My Journey Into Analyzing Apple Health Data

I’ve owned an Apple Watch for years – since the Series 2. I’ve also been running consistently for years – three of them, to be precise. I also like data. I’ve been collecting data on my workouts via my phone and watch for years, but getting data off of the iPhone’s small screen has always been problematic.

“But Peter!” you say “Apple lets you export data from the Health app!” Yes, it does. Have you ever looked at it? It looks something like this. Correction – it looks EXACTLY like this.

Well-structured XML

It’s XML data, and that doesn’t easily lend itself to a graph. Also, my data is over 1.3GB at present. That’s a lot of data for one guy. So I looked around for how to analyze my iOS Health data. The first site I found that looked promising was Analyze the Crap Out of Your Apple Health/HealthKit Data (sep.com) and GitHub – jonfuller/health-parse: Parses an Apple Health data export… for reasons. The developer offers an email address – email your health data to [email protected] and it will send back parsed stuff. Sure. I’ll email you my 1.3GB of Apple Health Data. Let me know when you get it. Okay, no, I did not try that because it’s never going to work. So I downloaded his code from Github, but I couldn’t get it to compile. Seems like I’m not the only one, as others reported the same issue.

Next I tried the Heartwatch app for iOS. So close! It generates some nice reports but only goes back one year. I want to track data over multiple years. I emailed the developer, and he said he’d consider it.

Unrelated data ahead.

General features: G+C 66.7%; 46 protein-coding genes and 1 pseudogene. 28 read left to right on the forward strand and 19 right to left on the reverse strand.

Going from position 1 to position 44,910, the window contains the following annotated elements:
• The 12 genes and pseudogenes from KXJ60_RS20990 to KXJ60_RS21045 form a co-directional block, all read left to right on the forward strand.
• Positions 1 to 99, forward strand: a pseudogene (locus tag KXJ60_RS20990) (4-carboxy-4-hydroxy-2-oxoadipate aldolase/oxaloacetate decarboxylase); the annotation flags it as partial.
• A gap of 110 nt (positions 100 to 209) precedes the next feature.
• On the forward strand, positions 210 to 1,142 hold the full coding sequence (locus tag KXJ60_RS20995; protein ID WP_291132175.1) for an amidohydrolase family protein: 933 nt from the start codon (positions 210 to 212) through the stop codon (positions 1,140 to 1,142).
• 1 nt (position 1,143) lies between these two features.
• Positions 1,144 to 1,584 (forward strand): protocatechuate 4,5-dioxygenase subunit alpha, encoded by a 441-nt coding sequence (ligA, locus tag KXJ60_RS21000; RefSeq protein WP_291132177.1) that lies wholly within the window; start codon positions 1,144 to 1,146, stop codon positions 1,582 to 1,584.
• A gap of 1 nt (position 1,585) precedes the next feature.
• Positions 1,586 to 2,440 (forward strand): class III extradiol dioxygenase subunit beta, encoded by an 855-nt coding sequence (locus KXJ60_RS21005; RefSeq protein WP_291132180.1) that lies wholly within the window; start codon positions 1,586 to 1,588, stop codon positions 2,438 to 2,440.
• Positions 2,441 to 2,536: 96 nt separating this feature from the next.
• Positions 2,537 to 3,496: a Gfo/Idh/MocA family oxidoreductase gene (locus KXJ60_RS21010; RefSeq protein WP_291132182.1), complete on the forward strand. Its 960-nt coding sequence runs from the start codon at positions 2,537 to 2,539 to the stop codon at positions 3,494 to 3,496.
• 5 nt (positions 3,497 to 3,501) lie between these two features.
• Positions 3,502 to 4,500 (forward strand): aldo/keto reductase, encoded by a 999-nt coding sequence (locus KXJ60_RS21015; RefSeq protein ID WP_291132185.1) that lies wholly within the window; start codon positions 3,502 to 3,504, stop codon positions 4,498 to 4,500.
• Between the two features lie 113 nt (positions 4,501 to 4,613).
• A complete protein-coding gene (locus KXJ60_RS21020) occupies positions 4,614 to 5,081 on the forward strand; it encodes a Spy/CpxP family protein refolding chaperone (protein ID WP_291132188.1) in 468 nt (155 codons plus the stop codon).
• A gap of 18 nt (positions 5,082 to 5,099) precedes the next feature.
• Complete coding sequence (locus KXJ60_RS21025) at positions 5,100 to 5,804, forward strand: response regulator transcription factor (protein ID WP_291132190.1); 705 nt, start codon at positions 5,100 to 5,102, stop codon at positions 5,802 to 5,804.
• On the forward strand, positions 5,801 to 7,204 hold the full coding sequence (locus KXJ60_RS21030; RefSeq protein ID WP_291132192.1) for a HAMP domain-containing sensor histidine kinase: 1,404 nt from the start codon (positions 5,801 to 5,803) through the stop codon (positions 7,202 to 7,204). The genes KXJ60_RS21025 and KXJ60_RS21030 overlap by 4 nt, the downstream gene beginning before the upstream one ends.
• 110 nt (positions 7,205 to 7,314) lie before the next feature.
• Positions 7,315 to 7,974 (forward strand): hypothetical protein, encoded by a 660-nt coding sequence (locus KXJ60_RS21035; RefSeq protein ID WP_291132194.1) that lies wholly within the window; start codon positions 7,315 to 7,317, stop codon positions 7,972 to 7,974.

Then I tried the YouTube video (1) How to download, graph and assess physical activity and exercise data from Apple Watch – YouTube. OMG hilarious. Fail. 

Something in Python perhaps?  Analyze Your iOS Health Data With Python | by Guido Casiraghi | Better Programming | Medium Prerequisites: You know the basics of Pandas. I don’t even know what pandas is, other than a big bear-like thing that lives in China. 

I tried to import the XML files into Excel. Hahahaha. I’m running the 32-bit version. It cannot open a 1.3GB XML file. 

I poked around and found this article by Taras Kaduk: Analyze and visualize your iPhone’s Health app data in R. I was told R is easy to learn and use, so I figured I’d give it a try.

I installed R for Windows. The UI seems a bit dated and barebones. The Comprehensive R Archive Network (case.edu) How do I install libraries, anyway?  HodentekHelp: How do you install the XML library for R programming? Okay, manual process, must select stuff from a list by point and click. Yuck. 

How do I change directories in R?  how to set path in R on Windows – Google Search

Hm. This looks kinda neat and more polished.   Download the RStudio IDE – RStudioHave to install those libraries, but at least I can type their names in a comma-separated list. Much quicker.